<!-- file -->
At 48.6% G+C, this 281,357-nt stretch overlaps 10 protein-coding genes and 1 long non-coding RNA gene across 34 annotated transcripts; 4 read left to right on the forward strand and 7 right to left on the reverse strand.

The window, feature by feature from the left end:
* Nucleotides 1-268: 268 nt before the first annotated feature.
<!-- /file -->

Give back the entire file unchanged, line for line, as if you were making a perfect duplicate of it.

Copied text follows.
At 48.6% G+C, this 281,357-nt stretch overlaps 10 protein-coding genes and 1 long non-coding RNA gene across 34 annotated transcripts; 4 read left to right on the forward strand and 7 right to left on the reverse strand.

The window, feature by feature from the left end:
* Nucleotides 1-268: 268 nt before the first annotated feature.